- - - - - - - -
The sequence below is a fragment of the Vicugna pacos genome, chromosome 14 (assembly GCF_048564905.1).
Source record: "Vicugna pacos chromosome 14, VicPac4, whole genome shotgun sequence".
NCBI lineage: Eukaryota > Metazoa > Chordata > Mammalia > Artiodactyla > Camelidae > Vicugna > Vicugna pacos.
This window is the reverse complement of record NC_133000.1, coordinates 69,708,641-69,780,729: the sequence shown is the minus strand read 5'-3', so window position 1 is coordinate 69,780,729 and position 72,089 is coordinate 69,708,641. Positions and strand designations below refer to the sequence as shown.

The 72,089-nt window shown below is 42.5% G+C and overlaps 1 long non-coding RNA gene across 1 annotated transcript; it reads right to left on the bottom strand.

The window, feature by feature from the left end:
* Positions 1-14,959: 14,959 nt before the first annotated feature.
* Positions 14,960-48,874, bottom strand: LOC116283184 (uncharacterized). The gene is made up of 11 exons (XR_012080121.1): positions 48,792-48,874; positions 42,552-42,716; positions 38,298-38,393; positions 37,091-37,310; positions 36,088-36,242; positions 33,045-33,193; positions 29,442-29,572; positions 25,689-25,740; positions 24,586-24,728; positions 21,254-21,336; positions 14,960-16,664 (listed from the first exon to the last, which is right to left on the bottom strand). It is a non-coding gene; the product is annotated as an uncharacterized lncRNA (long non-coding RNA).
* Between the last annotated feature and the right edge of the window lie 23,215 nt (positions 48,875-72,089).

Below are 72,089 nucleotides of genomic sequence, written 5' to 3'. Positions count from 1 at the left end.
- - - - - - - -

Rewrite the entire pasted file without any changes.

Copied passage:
The sequence below is a fragment of the Vicugna pacos genome, chromosome 14 (assembly GCF_048564905.1).
Source record: "Vicugna pacos chromosome 14, VicPac4, whole genome shotgun sequence".
NCBI lineage: Eukaryota > Metazoa > Chordata > Mammalia > Artiodactyla > Camelidae > Vicugna > Vicugna pacos.
This window is the reverse complement of record NC_133000.1, coordinates 69,708,641-69,780,729: the sequence shown is the minus strand read 5'-3', so window position 1 is coordinate 69,780,729 and position 72,089 is coordinate 69,708,641. Positions and strand designations below refer to the sequence as shown.

The 72,089-nt window shown below is 42.5% G+C and overlaps 1 long non-coding RNA gene across 1 annotated transcript; it reads right to left on the bottom strand.

The window, feature by feature from the left end:
* Positions 1-14,959: 14,959 nt before the first annotated feature.
* Positions 14,960-48,874, bottom strand: LOC116283184 (uncharacterized). The gene is made up of 11 exons (XR_012080121.1): positions 48,792-48,874; positions 42,552-42,716; positions 38,298-38,393; positions 37,091-37,310; positions 36,088-36,242; positions 33,045-33,193; positions 29,442-29,572; positions 25,689-25,740; positions 24,586-24,728; positions 21,254-21,336; positions 14,960-16,664 (listed from the first exon to the last, which is right to left on the bottom strand). It is a non-coding gene; the product is annotated as an uncharacterized lncRNA (long non-coding RNA).
* Between the last annotated feature and the right edge of the window lie 23,215 nt (positions 48,875-72,089).

Below are 72,089 nucleotides of genomic sequence, written 5' to 3'. Positions count from 1 at the left end.